But the defense… As much as the Gators struggled on both sides of the ball – yes, there were defensive issues as well – Florida got itself out of jams with its more physical and talented defense, just like last season. There were three sacks, 11 tackles for loss, 10 quarterback hurries, three registered forced fumbles, two fumble recoveries, an interception and seven pass breakups on the night. The Gators hit hard and often and asserted their dominance when necessary. Florida bent but did not completely break. The defense’s play still would not have been good enough against a better opponent, but for the night in question it was more than adequate.
Notes and bits
» Redshirt junior defensive back Marcus Maye perfectly summed up Florida’s issue entering Saturday’s game. “It just felt good to be back like scoring points and everything. So I guess we kind of got on our high horse. This week kind of brought us back down.”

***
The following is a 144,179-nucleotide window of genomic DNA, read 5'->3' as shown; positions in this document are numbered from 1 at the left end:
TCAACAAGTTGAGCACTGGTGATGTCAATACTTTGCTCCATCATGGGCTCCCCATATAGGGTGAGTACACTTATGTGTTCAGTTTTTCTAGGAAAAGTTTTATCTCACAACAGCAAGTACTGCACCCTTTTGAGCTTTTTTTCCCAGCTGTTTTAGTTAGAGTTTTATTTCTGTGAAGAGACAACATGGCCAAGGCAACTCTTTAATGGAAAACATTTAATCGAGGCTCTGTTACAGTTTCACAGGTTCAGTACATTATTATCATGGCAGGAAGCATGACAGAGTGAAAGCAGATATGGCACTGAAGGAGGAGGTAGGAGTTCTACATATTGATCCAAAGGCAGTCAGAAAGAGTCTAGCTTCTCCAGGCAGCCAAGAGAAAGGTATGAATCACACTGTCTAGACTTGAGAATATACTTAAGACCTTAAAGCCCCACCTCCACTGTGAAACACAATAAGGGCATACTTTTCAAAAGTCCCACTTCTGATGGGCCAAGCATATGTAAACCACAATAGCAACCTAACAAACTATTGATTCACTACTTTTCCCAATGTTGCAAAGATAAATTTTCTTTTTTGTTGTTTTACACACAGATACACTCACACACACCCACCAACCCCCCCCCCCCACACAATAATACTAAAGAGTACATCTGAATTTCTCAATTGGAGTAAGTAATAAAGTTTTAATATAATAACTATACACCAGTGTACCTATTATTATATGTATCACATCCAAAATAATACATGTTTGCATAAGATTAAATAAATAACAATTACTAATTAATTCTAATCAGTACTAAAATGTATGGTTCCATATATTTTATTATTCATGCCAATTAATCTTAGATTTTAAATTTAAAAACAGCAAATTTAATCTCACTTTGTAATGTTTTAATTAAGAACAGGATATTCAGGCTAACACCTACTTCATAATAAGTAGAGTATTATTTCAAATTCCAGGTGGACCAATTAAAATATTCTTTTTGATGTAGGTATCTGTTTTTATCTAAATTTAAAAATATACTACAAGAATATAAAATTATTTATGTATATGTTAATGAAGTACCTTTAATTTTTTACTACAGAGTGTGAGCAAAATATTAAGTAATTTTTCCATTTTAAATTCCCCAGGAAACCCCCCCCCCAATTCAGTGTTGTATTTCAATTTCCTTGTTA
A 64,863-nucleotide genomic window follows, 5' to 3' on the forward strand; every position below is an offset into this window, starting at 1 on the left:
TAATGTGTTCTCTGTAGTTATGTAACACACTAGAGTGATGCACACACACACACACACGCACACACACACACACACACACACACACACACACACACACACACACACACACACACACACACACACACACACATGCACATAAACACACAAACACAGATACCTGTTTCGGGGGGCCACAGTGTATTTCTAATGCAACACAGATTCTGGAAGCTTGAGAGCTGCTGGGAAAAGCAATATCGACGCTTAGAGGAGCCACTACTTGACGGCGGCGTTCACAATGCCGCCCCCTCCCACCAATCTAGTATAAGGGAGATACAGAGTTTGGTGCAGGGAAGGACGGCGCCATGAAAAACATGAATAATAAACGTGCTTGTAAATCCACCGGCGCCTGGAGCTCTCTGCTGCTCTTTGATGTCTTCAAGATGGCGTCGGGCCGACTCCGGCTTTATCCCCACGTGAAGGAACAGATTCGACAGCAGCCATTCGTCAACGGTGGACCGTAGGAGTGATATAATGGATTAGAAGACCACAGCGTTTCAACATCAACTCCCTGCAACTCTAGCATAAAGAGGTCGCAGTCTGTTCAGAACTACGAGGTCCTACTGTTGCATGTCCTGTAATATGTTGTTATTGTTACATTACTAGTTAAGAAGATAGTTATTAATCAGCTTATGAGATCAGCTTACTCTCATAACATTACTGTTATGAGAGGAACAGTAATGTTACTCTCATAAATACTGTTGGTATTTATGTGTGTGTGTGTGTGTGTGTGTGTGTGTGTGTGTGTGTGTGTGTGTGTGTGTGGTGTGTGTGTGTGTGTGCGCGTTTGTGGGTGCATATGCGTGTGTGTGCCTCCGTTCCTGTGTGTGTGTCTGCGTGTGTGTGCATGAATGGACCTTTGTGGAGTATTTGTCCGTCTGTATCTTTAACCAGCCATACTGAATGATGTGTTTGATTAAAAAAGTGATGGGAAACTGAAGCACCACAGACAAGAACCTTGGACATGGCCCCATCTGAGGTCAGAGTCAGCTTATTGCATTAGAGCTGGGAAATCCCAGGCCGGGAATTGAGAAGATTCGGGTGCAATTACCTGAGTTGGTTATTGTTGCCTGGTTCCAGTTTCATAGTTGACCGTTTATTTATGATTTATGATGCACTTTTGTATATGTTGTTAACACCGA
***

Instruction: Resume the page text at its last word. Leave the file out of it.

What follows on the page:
» Junior linebacker Jarrad Davis on his game-ending tackle … of redshirt junior LB Alex McCalister: “You never know what could happen. … It’s situational: We got the lead, the game is over, he could score easily but we’ve just been harping on going down in those type of situations. Seal the game, let the offense come out and do the victory, and we can go strike the band up, everybody go home with the W.”
» Just one week after 14 players (eight wide receivers, three tight ends) caught passes, Florida’s signal callers only connected with six pass catchers (three receivers).
» Florida is now 37-4 in the month of September since 2005.
» The Gators are now 3-0 all-time against the Pirates.
» Florida is now 167-16 since 1990 against unranked opponents.
» The Gators’ defense has now forced 400 turnovers since 2000, most in the SEC during that time period.